Bond Bubble Looming, where does it end?

We have been talking about this for a while (28/01/09, 11/03/09, 23/04/09), it was a popular topic on this blog in 2009 but well covered and for that reason we have not revisited it much, but the alignment of the stars warrants a look at the symptoms of the disease because now they are ever more present than before. At this point we can see a clearer path; which is still leading to a bond bust destination.

It has also becoming a mainstream topic, recently it showed up in an article titled ‘Currency, the weapon of choice in a world of lower demand‘.

If something can’t happen it won’t, and what can’t happen is a world in which we see century bonds (bonds with 100yr terms) becoming commonplace, they will probably be (as is the benefit with all hindsight) the poster-boy of the …

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Kenneth Rogoff on China

We have been talking about the idea that the Chinese ‘miracle’ could not last indefinitely, in this clip from Bloomberg, Harvard Economist Kenneth Rogoff (co-author of ‘This time it’s different’) talks about China having a real estate bubble in the making, the bursting of this bubble is not about ‘if’ but when… Watch this space! [If the clip doesn’t play for you then follow this link ]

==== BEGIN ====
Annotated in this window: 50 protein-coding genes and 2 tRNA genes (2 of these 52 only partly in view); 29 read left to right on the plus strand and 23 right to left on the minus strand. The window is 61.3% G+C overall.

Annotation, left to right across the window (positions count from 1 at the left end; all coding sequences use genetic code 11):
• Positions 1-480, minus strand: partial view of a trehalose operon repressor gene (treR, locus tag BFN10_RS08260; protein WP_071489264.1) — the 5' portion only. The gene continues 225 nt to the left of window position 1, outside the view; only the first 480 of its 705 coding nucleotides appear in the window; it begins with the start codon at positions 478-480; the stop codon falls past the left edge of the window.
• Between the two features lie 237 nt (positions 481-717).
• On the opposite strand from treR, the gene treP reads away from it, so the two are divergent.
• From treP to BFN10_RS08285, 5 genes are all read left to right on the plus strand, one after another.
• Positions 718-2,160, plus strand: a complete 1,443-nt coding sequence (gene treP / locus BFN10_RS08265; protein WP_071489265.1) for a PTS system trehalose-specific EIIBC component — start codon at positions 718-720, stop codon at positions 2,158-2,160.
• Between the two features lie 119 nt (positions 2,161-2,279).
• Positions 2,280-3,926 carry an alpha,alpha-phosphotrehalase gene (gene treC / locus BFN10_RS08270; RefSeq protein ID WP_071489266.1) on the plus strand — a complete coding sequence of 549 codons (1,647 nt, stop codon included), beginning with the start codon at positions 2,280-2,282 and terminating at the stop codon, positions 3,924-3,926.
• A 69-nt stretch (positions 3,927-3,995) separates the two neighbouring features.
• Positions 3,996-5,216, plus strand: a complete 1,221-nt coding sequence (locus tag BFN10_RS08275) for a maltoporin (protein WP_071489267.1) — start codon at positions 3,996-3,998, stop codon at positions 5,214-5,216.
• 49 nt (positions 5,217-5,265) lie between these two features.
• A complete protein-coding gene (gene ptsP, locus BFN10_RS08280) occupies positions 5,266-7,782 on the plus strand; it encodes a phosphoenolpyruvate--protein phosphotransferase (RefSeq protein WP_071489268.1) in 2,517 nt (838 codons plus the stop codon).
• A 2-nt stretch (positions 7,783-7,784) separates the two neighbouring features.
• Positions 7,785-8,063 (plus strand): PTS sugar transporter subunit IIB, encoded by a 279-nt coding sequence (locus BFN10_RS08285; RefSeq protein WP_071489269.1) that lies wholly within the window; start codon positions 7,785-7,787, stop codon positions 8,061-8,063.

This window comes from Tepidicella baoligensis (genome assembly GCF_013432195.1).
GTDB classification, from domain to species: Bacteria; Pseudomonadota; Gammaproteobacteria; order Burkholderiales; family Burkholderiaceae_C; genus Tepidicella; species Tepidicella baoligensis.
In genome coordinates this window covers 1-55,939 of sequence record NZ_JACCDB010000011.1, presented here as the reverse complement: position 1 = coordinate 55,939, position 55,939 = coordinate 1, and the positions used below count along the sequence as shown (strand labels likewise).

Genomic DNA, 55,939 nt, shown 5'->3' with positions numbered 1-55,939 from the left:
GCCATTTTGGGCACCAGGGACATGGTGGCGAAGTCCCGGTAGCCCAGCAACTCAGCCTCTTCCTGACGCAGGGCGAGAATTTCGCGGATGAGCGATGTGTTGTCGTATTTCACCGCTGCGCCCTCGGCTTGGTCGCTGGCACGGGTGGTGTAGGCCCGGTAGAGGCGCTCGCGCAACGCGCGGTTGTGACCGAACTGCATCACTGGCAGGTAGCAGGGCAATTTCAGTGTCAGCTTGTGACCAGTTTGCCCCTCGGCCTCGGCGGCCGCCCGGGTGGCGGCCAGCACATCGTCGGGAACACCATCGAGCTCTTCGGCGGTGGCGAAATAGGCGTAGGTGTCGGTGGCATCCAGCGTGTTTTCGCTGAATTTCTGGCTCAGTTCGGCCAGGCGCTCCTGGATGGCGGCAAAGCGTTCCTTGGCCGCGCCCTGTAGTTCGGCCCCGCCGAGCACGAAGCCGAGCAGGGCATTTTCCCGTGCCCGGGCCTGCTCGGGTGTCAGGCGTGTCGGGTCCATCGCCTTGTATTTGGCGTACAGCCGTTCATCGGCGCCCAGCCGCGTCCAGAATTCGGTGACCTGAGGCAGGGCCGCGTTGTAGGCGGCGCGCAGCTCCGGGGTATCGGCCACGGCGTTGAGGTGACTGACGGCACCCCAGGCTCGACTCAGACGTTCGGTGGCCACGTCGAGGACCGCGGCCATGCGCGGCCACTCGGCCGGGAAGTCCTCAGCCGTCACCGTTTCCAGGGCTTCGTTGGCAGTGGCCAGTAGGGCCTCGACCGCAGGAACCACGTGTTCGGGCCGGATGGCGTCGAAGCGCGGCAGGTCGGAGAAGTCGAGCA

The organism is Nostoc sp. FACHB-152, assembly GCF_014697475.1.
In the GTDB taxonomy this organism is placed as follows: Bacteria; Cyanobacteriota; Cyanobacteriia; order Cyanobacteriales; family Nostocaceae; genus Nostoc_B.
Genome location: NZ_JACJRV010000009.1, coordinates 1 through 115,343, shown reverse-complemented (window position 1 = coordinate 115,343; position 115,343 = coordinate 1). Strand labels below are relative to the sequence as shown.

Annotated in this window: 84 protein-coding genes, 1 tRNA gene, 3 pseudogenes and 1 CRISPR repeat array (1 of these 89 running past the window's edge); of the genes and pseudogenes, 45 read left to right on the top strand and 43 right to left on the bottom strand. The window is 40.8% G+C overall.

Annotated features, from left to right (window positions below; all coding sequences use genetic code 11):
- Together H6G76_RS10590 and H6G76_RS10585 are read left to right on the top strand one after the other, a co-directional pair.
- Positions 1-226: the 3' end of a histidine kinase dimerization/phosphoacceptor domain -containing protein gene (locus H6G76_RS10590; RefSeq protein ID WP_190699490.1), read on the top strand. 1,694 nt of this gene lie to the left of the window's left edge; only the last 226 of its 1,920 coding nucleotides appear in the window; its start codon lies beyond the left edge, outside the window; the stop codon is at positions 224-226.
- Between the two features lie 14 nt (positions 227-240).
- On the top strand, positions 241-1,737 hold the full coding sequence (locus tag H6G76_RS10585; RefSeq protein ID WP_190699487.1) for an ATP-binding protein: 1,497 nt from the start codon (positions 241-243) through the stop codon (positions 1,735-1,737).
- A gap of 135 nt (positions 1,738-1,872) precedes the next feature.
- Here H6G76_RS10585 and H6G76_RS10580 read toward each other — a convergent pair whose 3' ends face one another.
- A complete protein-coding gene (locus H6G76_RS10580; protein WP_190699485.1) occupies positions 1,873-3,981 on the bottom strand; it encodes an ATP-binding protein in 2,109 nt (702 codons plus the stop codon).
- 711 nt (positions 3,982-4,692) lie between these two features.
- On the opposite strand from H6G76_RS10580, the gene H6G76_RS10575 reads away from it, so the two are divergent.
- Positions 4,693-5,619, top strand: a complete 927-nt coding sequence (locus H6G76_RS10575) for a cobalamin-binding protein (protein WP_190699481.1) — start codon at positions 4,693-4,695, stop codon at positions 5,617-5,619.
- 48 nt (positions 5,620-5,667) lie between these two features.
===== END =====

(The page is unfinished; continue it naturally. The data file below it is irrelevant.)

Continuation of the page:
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If you didn’t like 100% mortgages you’ll loathe negative equity mortgages

I was interested in the front page of today’s Independent in which Charlie Weston broke a really big story about Irish banks being in advanced stages of designing ‘Negative Equity Mortgages’ (this is vastly different than the Negative Equity Loan/Short Sale Loan we have discussed previously). Essentially the bank will allow an individual to carry negative equity out of one property and move that onto another one within certain parameters.

This practice has already existed in the UK and is offered by Nationwide, Coventry and RBS, the schemes have not proved to be very popular, in part because of the stringent underwriting required. It is one thing for a client to fall into negative equity but another to actually facilitate them in compounding that fact and taking a further bet on their ability to repay. What do I mean by that?

First Loan: €200,000 Value: €150,000 Neg/Eq: €50,000

Then the €50,000 shortfall is passed into a second loan of (for example) €200,000 …

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Irish Banking. How does it play out?

I used to be in a Chess Club, and one thing it taught me (apart from how to lose using the Kings Gambit) is that you can often see a general result long before you see it exactly, when you are a piece down and can’t control the centre of the board you know you are in trouble, but how and where the checkmate occurs is unknown, game theory can’t tell you precisely and reverse integration from the end game may not bring you to where you started from, but the player knows instinctively that they are up against the wall.

Sometimes appearances can be deceiving, you might think you are fine and you are not (2003-2009), other times you can get caught up about losing a pawn but you are in fact gaining ground (2010), albeit painfully and slowly.

I believe the same can often apply to markets. Today we will look at the reasons for why we believe the banks are going to survive and furthermore, what the results will be of their survival.

The core belief in …